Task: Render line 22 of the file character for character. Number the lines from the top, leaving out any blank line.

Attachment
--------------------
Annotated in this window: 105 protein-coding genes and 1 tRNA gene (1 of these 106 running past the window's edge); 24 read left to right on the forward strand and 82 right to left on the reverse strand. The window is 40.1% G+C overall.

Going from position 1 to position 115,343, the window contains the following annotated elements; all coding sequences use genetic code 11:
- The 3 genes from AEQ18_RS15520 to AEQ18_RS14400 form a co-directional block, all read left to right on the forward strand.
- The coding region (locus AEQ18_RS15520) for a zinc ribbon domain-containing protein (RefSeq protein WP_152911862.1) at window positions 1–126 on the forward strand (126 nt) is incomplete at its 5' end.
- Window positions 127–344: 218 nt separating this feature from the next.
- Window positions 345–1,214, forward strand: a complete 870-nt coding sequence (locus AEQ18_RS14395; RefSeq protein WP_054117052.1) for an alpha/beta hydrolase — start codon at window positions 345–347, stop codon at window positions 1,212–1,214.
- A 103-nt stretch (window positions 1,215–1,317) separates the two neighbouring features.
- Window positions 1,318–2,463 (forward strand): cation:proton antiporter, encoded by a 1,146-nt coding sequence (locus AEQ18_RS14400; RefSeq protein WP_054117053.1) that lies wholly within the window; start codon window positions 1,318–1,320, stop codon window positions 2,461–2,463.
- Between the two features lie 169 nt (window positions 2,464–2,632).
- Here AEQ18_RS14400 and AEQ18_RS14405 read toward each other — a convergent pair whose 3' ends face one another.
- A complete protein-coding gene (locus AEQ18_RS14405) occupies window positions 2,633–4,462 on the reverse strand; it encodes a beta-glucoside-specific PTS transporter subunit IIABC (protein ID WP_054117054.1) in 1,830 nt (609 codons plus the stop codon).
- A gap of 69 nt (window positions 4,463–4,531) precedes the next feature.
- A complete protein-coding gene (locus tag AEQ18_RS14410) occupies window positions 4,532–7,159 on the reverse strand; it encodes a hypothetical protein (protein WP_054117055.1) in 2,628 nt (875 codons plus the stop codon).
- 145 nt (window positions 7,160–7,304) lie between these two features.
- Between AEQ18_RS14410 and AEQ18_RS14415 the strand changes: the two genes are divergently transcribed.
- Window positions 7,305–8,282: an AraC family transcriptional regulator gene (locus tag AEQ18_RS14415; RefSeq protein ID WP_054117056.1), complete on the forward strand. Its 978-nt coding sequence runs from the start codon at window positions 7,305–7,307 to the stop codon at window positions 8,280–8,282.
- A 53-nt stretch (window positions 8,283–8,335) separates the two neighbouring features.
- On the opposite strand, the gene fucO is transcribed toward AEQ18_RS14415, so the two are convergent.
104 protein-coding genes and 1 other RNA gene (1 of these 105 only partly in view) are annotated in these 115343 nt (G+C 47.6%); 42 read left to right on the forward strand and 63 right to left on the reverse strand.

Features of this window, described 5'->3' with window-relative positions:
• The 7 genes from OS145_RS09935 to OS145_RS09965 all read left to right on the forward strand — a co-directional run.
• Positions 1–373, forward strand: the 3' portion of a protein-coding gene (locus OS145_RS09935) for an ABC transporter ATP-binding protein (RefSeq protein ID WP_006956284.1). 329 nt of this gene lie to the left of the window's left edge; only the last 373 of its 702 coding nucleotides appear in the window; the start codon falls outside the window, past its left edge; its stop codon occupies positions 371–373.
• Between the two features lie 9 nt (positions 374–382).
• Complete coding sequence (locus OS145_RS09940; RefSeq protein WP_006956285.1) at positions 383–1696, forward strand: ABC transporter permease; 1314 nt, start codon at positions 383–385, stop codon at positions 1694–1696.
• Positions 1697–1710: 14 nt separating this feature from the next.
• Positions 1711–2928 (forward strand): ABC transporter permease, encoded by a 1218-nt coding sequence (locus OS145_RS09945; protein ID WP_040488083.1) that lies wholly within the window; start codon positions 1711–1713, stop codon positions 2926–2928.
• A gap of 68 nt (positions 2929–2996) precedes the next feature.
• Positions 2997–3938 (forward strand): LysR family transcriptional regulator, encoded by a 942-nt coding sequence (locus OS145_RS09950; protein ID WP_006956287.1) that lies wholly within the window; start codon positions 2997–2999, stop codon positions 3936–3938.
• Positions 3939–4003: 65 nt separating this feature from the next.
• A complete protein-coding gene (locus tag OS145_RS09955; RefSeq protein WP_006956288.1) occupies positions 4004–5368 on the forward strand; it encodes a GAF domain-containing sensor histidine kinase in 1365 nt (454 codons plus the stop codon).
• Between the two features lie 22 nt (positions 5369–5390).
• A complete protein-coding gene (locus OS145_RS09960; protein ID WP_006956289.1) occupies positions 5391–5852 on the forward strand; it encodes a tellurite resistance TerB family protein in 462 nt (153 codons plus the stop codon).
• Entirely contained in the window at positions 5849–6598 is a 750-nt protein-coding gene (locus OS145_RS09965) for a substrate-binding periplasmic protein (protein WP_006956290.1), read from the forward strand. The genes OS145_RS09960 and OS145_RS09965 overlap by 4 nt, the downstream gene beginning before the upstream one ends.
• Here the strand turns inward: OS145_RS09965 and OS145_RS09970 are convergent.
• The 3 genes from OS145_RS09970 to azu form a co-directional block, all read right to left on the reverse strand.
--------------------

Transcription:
• Positions 1–373, forward strand: the 3' portion of a protein-coding gene (locus OS145_RS09935) for an ABC transporter ATP-binding protein (RefSeq protein ID WP_006956284.1). 329 nt of this gene lie to the left of the window's left edge; only the last 373 of its 702 coding nucleotides appear in the window; the start codon falls outside the window, past its left edge; its stop codon occupies positions 371–373.